Stranded at sea
It’s become a bit of a journalistic cliche to start articles on the Rohingya by saying “they’ve been described as the world’s least wanted people”, but the title is definitely accurate. Their plight has been in the headlines this week, as thousands of Rohingya refugees from Myanmar are stranded in the Andaman sea off Thailand. Abandoned on cargo ships by people smugglers, the Thai, Malaysian and Indonesian navies have been pushing them back and forth in an argument over who should have to deal with them.
The country most sure that the Rohingya aren’t their problem is Myanmar. The Rohngya are an Muslim ethnic and religious minority, and are treated terribly by the government. While they have lived there for centuries, Myanmar states that they are illegal immigrants and a threat to the country. They have no citizenship, their movement is strictly controlled, and many of them are forced to live in terrible conditions in camps. Buddhist monks (yes, Buddhists can be violent fundamentalists too) have whipped up religious hatred against them, saying that they are hoping to take over the country.
It’s no wonder therefore that they’re trying to flee the country, but they aren’t finding better treatment elsewhere. Previously the Rohingya would be taken to Thailand and held in jungle camps until ransoms were paid and they were allowed to cross the border into Muslim Malaysia. However, Thailand is now cracking down on the people smugglers, so the smugglers have abandoned the Rohingya’s. Both Malaysia and Indonesia have also made clear that they are not interested in giving the refugees a home. A meeting will now be held between regional states on the 29th of May to discuss what to do. Meanwhile, the Rohingya will continue to drift.
From palace to cell
This week Egypt took another step away from its brief period of civilian government. Mohammed Morsi – the first ever democratically elected President of Egypt – has now been sentenced to death. It’s a very clear message to opponents of President el-Sisi’s military backed government that no mercy will be taken in the oppression of Morsi’s Muslim Brotherhood.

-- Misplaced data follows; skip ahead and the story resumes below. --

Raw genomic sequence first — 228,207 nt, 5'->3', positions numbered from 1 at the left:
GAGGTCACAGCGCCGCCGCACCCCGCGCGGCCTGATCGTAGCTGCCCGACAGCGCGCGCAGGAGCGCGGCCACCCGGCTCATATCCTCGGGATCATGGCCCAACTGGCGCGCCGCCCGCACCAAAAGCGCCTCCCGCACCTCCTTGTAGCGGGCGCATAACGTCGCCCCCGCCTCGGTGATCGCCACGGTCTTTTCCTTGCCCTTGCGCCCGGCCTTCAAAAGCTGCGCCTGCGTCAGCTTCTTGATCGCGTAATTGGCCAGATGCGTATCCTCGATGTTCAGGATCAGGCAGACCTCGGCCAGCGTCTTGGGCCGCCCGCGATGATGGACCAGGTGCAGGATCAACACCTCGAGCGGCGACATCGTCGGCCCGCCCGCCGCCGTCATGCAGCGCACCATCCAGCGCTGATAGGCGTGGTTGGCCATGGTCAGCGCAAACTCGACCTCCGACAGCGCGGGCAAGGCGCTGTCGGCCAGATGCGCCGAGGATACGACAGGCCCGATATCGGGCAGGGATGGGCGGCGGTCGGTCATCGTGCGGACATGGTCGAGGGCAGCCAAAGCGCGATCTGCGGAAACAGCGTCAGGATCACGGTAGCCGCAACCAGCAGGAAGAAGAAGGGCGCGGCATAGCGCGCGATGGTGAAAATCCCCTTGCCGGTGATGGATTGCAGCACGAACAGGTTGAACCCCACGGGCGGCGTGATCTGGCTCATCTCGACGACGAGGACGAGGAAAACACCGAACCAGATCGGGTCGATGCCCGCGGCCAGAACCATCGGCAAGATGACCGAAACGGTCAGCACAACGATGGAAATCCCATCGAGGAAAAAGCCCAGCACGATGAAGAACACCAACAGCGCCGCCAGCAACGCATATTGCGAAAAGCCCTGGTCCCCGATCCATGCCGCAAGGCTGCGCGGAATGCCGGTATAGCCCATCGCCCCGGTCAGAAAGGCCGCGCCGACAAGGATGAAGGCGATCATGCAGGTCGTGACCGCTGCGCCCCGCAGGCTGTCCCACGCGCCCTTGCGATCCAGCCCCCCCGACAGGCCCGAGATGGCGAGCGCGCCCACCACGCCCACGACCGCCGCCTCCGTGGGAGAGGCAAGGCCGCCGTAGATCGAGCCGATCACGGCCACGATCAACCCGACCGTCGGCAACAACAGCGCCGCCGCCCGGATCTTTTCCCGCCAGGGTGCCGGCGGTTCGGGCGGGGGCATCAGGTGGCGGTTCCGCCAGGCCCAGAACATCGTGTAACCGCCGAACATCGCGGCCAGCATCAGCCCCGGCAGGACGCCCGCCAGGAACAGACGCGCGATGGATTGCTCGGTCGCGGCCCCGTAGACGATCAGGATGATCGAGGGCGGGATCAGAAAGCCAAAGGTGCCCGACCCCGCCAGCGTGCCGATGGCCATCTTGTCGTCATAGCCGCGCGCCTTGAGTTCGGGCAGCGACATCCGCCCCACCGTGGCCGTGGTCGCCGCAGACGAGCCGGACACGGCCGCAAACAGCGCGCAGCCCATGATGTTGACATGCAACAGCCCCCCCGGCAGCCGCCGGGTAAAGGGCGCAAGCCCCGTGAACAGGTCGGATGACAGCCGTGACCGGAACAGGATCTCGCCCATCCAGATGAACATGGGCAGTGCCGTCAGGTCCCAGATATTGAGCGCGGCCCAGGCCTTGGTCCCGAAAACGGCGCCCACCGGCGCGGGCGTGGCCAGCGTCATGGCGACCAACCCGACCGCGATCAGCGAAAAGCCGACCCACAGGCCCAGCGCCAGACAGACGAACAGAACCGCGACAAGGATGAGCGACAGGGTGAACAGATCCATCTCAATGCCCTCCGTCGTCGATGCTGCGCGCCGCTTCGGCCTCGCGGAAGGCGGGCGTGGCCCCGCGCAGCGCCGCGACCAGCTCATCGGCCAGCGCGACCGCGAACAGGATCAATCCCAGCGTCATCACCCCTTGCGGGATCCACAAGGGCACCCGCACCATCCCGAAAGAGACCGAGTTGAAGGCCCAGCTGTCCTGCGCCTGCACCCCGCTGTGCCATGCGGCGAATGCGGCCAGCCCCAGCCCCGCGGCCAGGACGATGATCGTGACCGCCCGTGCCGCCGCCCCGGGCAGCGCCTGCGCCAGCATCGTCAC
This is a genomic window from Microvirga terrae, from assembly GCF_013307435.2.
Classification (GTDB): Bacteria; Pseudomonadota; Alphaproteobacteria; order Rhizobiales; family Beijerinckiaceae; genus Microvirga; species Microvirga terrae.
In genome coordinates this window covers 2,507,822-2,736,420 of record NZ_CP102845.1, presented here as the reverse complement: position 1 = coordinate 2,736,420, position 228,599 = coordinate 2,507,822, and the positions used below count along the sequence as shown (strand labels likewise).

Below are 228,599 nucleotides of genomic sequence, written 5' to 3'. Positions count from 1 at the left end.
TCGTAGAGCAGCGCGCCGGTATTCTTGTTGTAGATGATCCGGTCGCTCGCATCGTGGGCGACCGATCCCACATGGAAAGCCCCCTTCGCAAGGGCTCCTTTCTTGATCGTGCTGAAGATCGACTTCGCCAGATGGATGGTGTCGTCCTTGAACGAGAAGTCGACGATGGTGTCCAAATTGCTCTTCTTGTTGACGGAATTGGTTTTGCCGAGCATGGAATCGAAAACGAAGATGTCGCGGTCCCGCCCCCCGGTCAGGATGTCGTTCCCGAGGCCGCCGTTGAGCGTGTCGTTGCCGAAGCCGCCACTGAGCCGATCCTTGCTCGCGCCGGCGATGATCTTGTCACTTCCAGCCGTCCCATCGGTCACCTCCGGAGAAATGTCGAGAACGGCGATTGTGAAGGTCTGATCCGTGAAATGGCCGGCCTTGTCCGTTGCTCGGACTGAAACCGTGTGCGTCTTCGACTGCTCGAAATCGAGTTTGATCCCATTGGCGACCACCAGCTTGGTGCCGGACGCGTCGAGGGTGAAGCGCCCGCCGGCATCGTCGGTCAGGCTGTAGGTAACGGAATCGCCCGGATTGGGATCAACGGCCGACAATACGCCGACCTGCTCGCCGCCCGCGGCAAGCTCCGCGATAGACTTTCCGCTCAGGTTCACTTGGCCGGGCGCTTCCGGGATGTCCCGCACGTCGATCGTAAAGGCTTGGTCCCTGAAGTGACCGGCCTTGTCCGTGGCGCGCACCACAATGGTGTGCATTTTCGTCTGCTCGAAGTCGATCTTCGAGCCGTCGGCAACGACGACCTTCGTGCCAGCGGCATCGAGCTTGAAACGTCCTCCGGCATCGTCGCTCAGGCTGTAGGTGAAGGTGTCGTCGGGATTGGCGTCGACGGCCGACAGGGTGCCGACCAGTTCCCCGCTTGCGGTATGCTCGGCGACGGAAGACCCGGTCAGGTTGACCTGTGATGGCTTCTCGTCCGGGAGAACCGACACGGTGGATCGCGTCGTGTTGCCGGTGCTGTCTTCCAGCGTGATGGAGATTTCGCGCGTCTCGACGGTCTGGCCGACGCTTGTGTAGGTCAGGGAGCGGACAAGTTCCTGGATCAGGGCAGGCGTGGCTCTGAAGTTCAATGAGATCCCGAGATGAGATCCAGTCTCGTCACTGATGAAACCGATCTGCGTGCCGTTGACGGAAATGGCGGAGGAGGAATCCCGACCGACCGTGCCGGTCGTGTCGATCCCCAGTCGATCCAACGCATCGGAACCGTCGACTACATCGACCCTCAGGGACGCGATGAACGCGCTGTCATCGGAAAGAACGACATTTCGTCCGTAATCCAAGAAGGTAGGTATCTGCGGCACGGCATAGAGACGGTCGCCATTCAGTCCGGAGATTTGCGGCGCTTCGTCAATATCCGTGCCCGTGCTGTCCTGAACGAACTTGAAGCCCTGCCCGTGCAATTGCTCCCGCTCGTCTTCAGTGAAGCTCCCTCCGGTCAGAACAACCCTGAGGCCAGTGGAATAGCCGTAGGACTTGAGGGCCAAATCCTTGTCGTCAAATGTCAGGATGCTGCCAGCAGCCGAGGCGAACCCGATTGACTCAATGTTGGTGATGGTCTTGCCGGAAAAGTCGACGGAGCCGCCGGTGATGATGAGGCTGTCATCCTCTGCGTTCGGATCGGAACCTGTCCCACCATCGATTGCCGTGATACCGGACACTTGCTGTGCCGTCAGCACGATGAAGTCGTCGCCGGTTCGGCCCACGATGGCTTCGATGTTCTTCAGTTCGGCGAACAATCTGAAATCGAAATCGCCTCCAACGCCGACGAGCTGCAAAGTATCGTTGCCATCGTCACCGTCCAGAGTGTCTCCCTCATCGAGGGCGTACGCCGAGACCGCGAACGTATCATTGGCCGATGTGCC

The journey of Morsi and the Muslim Brotherhood is extraordinary. Under previous presidents Nasser, Sadat and Mubarak they underwent periods of persecution and execution and imprisonment of members, while retaining a strong following among ordinary Egyptians. After the Arab Spring revolution in 2011 the well organised Brotherhood was well placed to win the first free elections, though many suspected that they had colluded with the military to ensure they were the only viable candidate. Once in power though, they turned out to be unable to turn Egypt’s economy around, and seemed mainly focused on putting their own people in positions of power. After millions of Egyptians took to the streets, a military coup removed Morsi from power. Since then the Brotherhood has been smashed, with hundreds of members given death sentences, which are yet to be carried out.
Morsi has been tried before for his role in the deaths of protesters during his year in power, and was sentenced to 20 years in prison. This death sentence has been handed down for his alleged cooperation with foreign militants to free Brotherhood members from prison during the revolution. He still faces another few trials on numerous different charges. While chances are high the execution won’t actually be carried out, it’s a symbolic gesture. The Muslim Brotherhood is done for. It also means that of Egypt’s last three presidents, one was assassinated and two were overthrown and put on trial. El-Sisi will be making sure he doesn’t follow a similar path.
The information about the rise and fall of the Muslim Brotherhood is mainly from a lecture by Robbert Woltering, a leading Dutch expert on Egypt.